Tuesday, April 30, 2013

Z: Zebulon Pike

Sorry, metal fans. This post is not about Zebulon Pike, the rock band. Not being a metalhead myself, I didn't know the band existed until very recently, and frankly, I'm none the better for it. But if metal is your thing, Z day might be the perfect time to bang your head a little. (Who knows, maybe we all feel like doing that at the end of the challenge!)

No, this post is about the man Zebulon Pike, 19th century soldier and explorer of the American West. His second expedition, known as the Pike Expedition, brought him from St. Louis through Kansas into Colorado. As Pike and his men traveled west in search of the source of the Arkansas River, they faced significant challenges and hardships, including inhospitable terrain and weather, and Native Americans who weren't exactly thrilled to meet them. They got lost, they were captured by the Spanish, and when Pike finally returned from his grueling journey, he had to defend his character against accusations that he was a spy. He did so successfully and went on to serve honorably in the war of 1812. He died in battle in 1813.

Pike's most enduring connection to Colorado is the mountain which bears his name. Located ten miles west of Colorado Springs, it rises to an elevation of 14,114 feet. Though Pike and his men were forced to turn back before reaching the top, he is credited with documenting the first "American" sighting of this majestic peak. According to its website, Pike's Peak is the most visited mountain in North America and the second most visited in the world, after Mount Fuji. It is known as America's Mountain.

The Pike Expedition did not venture as far north as Fort Collins, but we can--from certain locations and on a very clear day--see his "grand peak" more than 130 miles to the south. And it does, as he wrote, rather resemble a "small blue cloud."

Congratulations fellow A to Z'ers! The challenge we faced this month doesn't quite compare to Zeb's, but reaching the end is still worth celebrating. Enjoy! I know I will.

Monday, April 29, 2013

Y: Yogurt

Yogurt...it has been eaten all over the world for hundreds of years and has many health benefits, but you either like it or you don't. I happen to like it very much. But you can keep the artificially-sweetened, corn-starch-thickened, 'lite' varieties. Instead, I'll go for the plain Greek variety and drizzle a little real maple syrup on top. When I want more of a treat (and here comes the local spin), I'll indulge in the Noosa Yoghurt, made Aussie Style at the dairy that delivers my milk--the one I blogged about two Mondays ago in M: Milkman. It's very creamy and rich and delicious.

And how about that frozen yogurt? It was popular years ago and has made a big comeback, with one important difference: it's now self-serve. Fro-yo sounds like it should be much healthier than ice cream, but fill up a bowl the size of a batting helmet and cover it with candy, and...not so much. (I always think of the Seinfeld episode where everyone starts gaining weight eating what they think is fat-free frozen yogurt.) I still love it but have to be careful not to love it too much.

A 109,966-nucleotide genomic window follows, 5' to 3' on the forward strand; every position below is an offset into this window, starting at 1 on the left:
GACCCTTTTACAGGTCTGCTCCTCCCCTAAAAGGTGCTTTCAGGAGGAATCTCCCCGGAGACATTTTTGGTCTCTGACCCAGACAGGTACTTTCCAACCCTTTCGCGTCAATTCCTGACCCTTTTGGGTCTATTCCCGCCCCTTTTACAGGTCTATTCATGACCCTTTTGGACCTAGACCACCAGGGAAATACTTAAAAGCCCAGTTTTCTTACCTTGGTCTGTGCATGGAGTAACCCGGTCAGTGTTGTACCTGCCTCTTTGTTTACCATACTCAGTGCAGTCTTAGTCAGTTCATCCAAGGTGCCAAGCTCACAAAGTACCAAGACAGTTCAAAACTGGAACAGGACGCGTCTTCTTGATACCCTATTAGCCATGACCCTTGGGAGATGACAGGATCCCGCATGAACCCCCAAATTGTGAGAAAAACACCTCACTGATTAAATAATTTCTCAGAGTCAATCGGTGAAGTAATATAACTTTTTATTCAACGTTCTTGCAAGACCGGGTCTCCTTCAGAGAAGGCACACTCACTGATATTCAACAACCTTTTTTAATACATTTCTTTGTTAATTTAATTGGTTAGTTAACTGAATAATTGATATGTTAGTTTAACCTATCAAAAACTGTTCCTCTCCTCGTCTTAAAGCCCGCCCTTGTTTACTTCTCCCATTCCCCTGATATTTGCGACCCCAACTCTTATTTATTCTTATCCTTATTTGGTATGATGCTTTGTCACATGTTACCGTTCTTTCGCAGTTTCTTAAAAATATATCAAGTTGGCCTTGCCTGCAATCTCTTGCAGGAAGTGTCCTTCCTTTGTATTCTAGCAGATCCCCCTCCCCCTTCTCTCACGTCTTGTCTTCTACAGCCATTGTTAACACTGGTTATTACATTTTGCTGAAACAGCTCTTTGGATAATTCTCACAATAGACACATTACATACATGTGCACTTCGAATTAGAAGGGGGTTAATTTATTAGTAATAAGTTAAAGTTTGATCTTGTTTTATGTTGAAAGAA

One more post tomorrow for this year's A to Z!

Saturday, April 27, 2013

X: X in the Sky

Sorry this is late! I left it as a draft instead of publishing...

On March 31, as I was anticipating the next day's start of the A to Z Challenge, I stepped outside and saw these crossed jet contrails overhead:

I took a picture, just in case I didn't come up with a better post by the time X day rolled around.

Obviously, I didn't. 

I feel a little better knowing that a picture is worth a thousand words. But seeing as how there are fewer than three hundred English words that start with X, I'd have to get pretty creative to make it all the way to a thousand. 

Enjoy your day off tomorrow. Two more letters to go! 

Friday, April 26, 2013

W: Wintry Weather

I had a different post in mind for W, but having gotten three feet of snow at my house in April--more than we got during the entire year of 2012--has inspired me in a new direction.

The willow may weep for spring:

The resident squirrel has had a hard time traversing the fence:

Sporting events and repair projects are postponed left and right:

But the snow means much-needed water, which will hopefully mean fewer wildfires. And with 70F temperatures in the forecast for this weekend, we can all quit our whining about winter and welcome the warmth.

Hope you have a wonderful W day!

Thursday, April 25, 2013

V: Volunteers

V is an under-appreciated letter, I think. So many wonderful words start with V--velvet, vortex, vixen, vanilla, velociraptor, vestibule. But I want to use today's post to send some love out to all the people who give freely of their time to make my hometown--and the world at large--a better place.

Fighting fires, facilitating festivals and races, maintaining parks and open spaces, providing meals and transportation for the elderly, knitting baby blankets and hats, fostering abandoned pets, sorting donations at the food bank, collecting supplies for the homeless, helping out in schools and museums...the list goes on. This community would not be what it is without volunteers, and I thank them all from the bottom of my heart.

Fort Collins Volunteer Fire Department--July 4, 1887
Fort Collins History Connection

Wednesday, April 24, 2013

U: Utility Cabinets